Within its intended limits of investigative journalism, this is a first-rate book and I strongly recommend it. It is a narrative review of the Cali drug cartel during the 1990s. It does not address the wider context of the global drug trade, the policy issues, or the mechanisms of the cocaine trade. These are subordinate to the viewpoint of the central character, Jorge Salcedo, an insider close to the heads of the cartel family and who became their electronic security expert. He portrays himself as a man who had noble intentions in helping the Cali gang fight back against Pablo Escobar, the notorious and almost unbelievably brutal head of the dominant Medellin cartel. He avoided involvement in the cocaine trade and its inherent stream of murders and kept his hands fairly clean. Little by little, he became so entrapped that he was locked into the family as its tightly controlled minion, with death the routine punishment for any effort to "resign." Finally, as the U.S. government began to disrupt the cartel, despite the widespread corruption in the police, military, government and judiciary - the family even bought itself the Presidential election and seems to have had around a third of Cali's public officials on retainer -- Salcedo is able to make his break and help a pair of DEA agents capture the head of the cartel family.

The story is his recollection of events as revealed to a well-respected LA Times reporter over a number of years, almost entirely by phone - Salcedo is well tucked away in the Federal Witness Protection program - and supplemented with other material, including from the many, many trials that he and other key insiders provided. It's a complex and compelling story that makes Goodfellas, the Sopranos and even the Godfather look almost quaint.
Read more ›
2 Comments Was this review helpful to you? Yes No Sending feedback...
Thank you for your feedback. If this review is inappropriate, please let us know.
Sorry, we failed to record your vote. Please try again
Format: Hardcover Vine Customer Review of Free Product ( What's this? )
I was floored by this insider's story of a Colombian drug cartel. I didn't know much about drug cartels other than being ruthless, but At the Devil's Table really brought to light the true livelihood of a life in the drug cartels.

Rempel's book took many years in the making as he slowly pieced together the life of Jorge Salcedo as a member of the Cali Cartel. At times you wonder if Salcedo is trying to save face, trying to make himself not a part of the Cali Cartel, at least the violent part of it, but then you immediately brush it aside and accept Rempel's story for what it is: a career man sucked in to the life of violence, unable to extricate himself. What is truly astonishing is how important he was to the Cali Cartel's main boss, Miguel Rodriguez, as his chief of security, and the amount of intel he was able to take in just from being close to the big man and trusted and accepted by everyone else.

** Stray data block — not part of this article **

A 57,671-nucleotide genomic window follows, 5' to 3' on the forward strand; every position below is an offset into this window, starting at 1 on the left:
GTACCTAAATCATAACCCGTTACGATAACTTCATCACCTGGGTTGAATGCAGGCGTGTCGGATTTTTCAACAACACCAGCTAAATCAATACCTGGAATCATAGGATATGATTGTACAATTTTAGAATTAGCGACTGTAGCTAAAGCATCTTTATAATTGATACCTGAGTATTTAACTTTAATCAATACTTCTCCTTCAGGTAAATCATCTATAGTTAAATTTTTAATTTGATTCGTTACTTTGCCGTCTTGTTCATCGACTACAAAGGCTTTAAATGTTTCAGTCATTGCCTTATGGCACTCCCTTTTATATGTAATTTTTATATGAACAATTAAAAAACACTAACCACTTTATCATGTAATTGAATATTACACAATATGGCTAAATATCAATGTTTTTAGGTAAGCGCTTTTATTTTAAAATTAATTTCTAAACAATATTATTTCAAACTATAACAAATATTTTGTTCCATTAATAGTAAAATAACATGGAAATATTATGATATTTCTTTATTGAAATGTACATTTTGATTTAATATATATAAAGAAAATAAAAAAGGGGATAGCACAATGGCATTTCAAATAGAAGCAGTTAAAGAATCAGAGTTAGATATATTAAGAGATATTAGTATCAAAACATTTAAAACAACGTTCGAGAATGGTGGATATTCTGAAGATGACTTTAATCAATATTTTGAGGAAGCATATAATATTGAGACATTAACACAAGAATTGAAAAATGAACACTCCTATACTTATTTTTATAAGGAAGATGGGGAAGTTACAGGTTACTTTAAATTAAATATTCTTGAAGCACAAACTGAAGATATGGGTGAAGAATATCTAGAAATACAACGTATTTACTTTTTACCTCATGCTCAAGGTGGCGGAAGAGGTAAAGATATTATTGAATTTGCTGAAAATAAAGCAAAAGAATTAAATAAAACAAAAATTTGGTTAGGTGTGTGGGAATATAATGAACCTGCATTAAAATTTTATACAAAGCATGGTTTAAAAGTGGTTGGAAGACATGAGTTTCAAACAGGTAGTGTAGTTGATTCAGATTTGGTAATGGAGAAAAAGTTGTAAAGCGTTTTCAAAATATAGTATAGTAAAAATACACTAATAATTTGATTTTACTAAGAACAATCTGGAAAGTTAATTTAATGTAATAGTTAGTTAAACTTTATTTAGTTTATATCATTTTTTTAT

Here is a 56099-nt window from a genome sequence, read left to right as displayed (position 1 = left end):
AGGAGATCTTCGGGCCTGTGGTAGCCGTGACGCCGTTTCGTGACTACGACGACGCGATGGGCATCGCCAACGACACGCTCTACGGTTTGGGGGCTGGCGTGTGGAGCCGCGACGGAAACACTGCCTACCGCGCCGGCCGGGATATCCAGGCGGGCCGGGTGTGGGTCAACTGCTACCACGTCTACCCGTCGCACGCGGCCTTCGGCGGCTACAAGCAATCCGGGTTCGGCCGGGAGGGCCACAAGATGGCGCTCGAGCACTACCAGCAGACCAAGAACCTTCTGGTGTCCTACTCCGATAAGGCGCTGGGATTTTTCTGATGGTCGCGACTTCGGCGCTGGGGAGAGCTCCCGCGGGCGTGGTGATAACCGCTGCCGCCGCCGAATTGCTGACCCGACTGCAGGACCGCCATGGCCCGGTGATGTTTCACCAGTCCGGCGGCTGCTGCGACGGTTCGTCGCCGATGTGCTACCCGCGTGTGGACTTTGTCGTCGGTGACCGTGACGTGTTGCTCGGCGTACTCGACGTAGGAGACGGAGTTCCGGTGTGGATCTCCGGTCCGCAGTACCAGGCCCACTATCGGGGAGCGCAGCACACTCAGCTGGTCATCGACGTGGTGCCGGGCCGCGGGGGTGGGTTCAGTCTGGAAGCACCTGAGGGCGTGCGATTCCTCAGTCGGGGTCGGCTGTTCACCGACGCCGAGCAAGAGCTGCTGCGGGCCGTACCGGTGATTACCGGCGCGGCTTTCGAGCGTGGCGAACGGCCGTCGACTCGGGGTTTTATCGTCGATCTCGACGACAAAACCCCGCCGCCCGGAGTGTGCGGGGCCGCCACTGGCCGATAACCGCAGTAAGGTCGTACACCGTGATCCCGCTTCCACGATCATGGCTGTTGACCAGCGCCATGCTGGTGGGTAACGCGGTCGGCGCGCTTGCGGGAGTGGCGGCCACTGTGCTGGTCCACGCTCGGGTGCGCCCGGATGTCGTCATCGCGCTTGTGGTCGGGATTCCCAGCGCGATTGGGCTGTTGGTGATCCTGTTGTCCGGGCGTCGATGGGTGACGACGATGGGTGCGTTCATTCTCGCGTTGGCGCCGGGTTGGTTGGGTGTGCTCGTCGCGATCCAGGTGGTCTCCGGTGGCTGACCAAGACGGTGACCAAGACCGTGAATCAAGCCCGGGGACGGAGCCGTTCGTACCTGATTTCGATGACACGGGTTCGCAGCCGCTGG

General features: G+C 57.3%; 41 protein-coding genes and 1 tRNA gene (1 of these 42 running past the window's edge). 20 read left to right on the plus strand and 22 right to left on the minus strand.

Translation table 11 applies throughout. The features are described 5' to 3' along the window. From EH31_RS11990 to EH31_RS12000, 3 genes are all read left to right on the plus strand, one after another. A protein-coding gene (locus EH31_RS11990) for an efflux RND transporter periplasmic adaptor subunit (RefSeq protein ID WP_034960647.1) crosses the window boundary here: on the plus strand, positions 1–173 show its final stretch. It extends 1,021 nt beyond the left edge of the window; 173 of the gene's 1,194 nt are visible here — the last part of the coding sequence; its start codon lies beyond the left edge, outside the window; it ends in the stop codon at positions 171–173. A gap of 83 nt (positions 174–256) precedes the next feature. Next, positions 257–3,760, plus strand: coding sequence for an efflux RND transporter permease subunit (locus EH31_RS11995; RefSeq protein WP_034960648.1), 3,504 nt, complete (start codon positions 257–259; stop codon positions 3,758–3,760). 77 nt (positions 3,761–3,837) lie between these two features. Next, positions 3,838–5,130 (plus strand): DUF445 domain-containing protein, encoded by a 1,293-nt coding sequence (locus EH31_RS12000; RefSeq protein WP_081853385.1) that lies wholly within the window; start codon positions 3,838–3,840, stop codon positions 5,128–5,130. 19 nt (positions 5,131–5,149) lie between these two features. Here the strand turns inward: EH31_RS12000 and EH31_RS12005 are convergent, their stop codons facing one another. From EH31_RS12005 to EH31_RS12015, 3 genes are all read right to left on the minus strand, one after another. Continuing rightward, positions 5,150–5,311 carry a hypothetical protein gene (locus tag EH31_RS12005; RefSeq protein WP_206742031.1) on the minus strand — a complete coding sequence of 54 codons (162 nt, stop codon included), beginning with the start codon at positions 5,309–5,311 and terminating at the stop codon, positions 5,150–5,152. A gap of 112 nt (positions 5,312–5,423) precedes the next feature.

Of course he wasn't privy to all the details of the cartel, such as most of the trafficking as well as the violence and death that was meted out as though it was just anther day in the park. But what we do get is a man who knows intimate details of those that the Cali cartel interacted with, either through first hand or through a second hand source. As his importance grew within the cartel so did the responsibilities expected of him, which is where he drew the line at murder. Rempel makes a point to tell the reader that Salcedo knew he was taking part in dubious acts, like plotting the murder of Pablo Escobar, or aiding and abetting serious crimes. Made a point of showing that he always justified it in his head, by playing the hero figure or protecting lives and families.
Read more ›
1 Comment Was this review helpful to you? Yes No Sending feedback...
Thank you for your feedback. If this review is inappropriate, please let us know.
Sorry, we failed to record your vote. Please try again
Format: Hardcover Vine Customer Review of Free Product ( What's this? )
My hometown, Cd. Juárez, has been experiencing a terrible increase in violence because of drug cartels. I was very interested in this book because I wanted to understand the situation Mexico is going through now, by reading about what Colombia went through 20 years ago.

This book follows Jorge Salcedo, an engineer (with military background) who was hired by the Cali cartel to orchestrate the murder of Pablo Escobar, the leader of the Medellin cartel. It seemed to Jorge that Pablo was a monster and the Cali cartel wasn't, so he joined the Cali cartel on this enterprise. Jorge was a master of radio communications and ended up being the main person protecting the leader of the Cali cartel. Little by little, he realized that his cartel was as monstrous as the Medellin cartel and he wanted out. This is the tale of how he got out, bringing down the Cali cartel with him.

The story is very exciting and very interesting. It made me understand how difficult it is to capture drug lords when they live in such a corrupt society. The Cali cartel had many important politicians, police officers and military generals bribed. They had incredible economic power, they had great resources to prevent the police raids, they also had great bunkers to hide the leaders if the police managed to find the house they were living in.

This book can also help one understand why it was so difficult to find Osama Bin Laden or why so many people can join such an evil organization. People can just rationalize their way of life. The main character Jorge, always had a rationalization to feel like he wasn't evil in the organization.
Read more ›
Comment Was this review helpful to you? Yes No Sending feedback...
Thank you for your feedback. If this review is inappropriate, please let us know.
Sorry, we failed to record your vote. Please try again

Most Recent Customer Reviews